My family had varying ideas about marrying a non-Catholic. Some of them felt that the non-Catholic would have to convert. One family member suggested taking RCIA, a Catholic adult education program. This family member believed that after taking the program a non-Catholic would choose to turn Catholic. Another family member shared that they felt Protestants are more like aunts and uncles in relation to Catholics and not brothers and sisters. I found their views unsettling. I knew that I did not want to pressure someone like Andrew to convert and I did not consider myself a better Christian than him because I was Catholic.

Most of my friends were not involved in a church of any kind. They would listen to my concerns. Some of them could not see why a relationship with two traditions, would cause any problems and the others could not understand why church, was such an issue of importance.

Even though I found little support for an interchurch relationship, I felt compelled to give it a try. I believed that the only way to deal with our situation was to face the challenges that came along. I knew I wanted to spend more time with Andrew.

A few years had passed. Fortunately, with God’s help, we met again.

Our Dating Years:


Three years would go by before Natalie and I would cross paths again. We had both ended our previous relationships around the same time. Our friendship had remained strong and we had grown very much in love. We started dating.

Our discussions surrounding the differences between our churches continued. I remember lengthy talks that would take us late into the night. It was apparent that we were both "digging in our heels" and that neither of us was going to consider leaving our church to join the other. (I cannot remember if I wanted Natalie to turn Lutheran during this time.) As we talked about and considered the possibility of marriage, I wondered how we could keep our own faith yet worship together. I recalled a pastor’s message, " The family that worships together, stays together." I also remember the same pastor mentioning that you should not marry a non-Lutheran.


Many of our discussions were about: the Pope, reconciliation, purgatory, the saints, and intercommunion. We also struggled with the way in which we would provide religious education to our children. At times I felt under-educated because I could not answer Andrew’s questions. I would get very frustrated and defensive. Sometimes I felt angry because I couldn’t understand why he was questioning my church. While growing up I had just accepted the ways of my church, even though I didn’t totally understand and/or agree with the churches teachings.

I decided to try and deepen my knowledge of the Catholic Church. I read books, articles and pamphlets about the issues we had discussed and I talked to a few priests. I was frustrated and discouraged to find that there were few resources for interchurch couples.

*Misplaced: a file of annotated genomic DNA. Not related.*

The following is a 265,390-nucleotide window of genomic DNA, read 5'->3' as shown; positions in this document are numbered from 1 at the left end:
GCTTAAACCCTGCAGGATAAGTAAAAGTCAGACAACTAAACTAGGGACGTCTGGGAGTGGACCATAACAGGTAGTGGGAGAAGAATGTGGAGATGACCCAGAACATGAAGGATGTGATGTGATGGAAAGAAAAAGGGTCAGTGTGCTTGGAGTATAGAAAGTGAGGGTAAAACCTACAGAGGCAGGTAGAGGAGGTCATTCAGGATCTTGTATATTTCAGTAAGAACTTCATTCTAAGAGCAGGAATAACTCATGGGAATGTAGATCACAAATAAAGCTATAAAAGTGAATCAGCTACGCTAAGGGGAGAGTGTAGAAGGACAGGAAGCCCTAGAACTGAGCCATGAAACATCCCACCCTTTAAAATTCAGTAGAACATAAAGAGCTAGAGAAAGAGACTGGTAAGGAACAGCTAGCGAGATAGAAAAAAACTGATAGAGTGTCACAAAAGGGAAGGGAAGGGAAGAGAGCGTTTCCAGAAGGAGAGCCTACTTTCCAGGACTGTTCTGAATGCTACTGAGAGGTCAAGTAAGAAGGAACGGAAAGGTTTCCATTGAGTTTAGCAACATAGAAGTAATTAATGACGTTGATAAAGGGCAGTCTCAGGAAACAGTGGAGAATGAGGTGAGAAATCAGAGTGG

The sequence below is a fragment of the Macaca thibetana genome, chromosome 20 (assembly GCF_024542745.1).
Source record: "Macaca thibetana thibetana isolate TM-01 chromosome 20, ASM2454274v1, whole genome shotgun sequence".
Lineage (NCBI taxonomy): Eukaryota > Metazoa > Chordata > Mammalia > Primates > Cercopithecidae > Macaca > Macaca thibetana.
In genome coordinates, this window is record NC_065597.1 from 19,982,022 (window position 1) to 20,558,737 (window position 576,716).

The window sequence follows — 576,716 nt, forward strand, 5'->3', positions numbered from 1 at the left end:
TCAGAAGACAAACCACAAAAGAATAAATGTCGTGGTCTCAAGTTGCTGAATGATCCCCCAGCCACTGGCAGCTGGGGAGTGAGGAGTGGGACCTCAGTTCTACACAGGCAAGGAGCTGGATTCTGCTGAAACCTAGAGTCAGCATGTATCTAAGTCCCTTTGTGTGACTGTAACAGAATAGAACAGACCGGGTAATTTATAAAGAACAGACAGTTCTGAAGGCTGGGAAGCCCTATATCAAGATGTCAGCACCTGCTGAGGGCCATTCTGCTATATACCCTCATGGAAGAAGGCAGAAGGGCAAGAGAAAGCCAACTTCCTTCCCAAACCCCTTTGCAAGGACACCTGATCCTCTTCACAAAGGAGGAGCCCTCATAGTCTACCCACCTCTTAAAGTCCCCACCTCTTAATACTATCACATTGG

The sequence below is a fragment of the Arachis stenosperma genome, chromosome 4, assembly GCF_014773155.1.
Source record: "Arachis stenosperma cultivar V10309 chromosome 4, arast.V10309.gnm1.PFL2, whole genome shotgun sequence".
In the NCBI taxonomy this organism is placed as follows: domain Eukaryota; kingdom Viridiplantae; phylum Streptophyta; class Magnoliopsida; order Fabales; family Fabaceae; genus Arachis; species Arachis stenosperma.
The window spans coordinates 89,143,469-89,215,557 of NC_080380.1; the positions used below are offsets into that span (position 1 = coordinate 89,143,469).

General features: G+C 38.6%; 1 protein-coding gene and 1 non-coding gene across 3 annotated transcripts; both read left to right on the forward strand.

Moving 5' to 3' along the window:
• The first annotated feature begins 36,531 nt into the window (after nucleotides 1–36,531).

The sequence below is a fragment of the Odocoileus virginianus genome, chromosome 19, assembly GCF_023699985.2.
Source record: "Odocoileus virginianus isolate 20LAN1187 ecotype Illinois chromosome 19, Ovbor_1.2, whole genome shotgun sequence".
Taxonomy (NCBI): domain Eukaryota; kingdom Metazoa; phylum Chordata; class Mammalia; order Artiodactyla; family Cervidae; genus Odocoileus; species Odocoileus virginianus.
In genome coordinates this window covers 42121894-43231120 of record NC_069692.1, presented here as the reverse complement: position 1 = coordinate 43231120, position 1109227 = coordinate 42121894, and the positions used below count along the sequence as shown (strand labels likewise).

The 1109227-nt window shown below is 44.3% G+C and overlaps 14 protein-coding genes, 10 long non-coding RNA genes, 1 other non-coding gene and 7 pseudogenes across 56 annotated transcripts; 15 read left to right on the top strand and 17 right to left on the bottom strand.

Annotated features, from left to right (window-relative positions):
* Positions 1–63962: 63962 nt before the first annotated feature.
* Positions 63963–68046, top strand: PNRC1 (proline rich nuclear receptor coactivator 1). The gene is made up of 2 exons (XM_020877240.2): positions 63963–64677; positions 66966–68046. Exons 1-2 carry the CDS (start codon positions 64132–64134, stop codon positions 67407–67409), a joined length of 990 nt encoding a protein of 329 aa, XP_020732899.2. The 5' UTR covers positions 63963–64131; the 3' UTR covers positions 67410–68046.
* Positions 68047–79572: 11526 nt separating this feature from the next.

Some of the literature I read was hard to understand. It seemed to be based on man-made rules. I just wanted to follow Jesus’s teachings. I didn’t think that would be so hard to do as an interchurch couple. I was discouraged by what I read. It was evident to me, why few couples choose to live with two traditions.

The priests I talked with seemed reluctant to give me any suggestions for raising children with two traditions. Sometimes they would insist that the non-Catholic partner allow the Catholic partner to assume the responsibility for the children’s religious education, or they would encourage the non-Catholic partner to convert. I became apprehensive about talking to priests. I respected their position in the church and their responsibility in following the rules set out before them. I felt that I was putting them in a awkward situation. I was also concerned that I may set myself up for a confrontation that could involve excluding me from the church. I didn’t want to cause problems. My hope was to find a solution to the difficulties Andrew and I were facing.


Time passed, we became closer friends and our discussions intensified. Most discussions became very emotional and numerous times we would end in tears. We believed that we were meant to be together, but we were afraid that the doctrine of our churches had a potential of keeping us apart.

Throughout this difficult time, Natalie and I continued to attend church together when possible. We went to the Catholic church Saturday evenings and the Lutheran church on Sunday mornings. We hoped and prayed that God would help us.

We found many similarities in the way our churches worshipped. The music was similar and sometimes the readings, prayers and responses were the same. We were encouraged to see the similarities, but frustrated to find that the similarities could not rise above the differences. It was apparent to us that the differences were political not spiritual.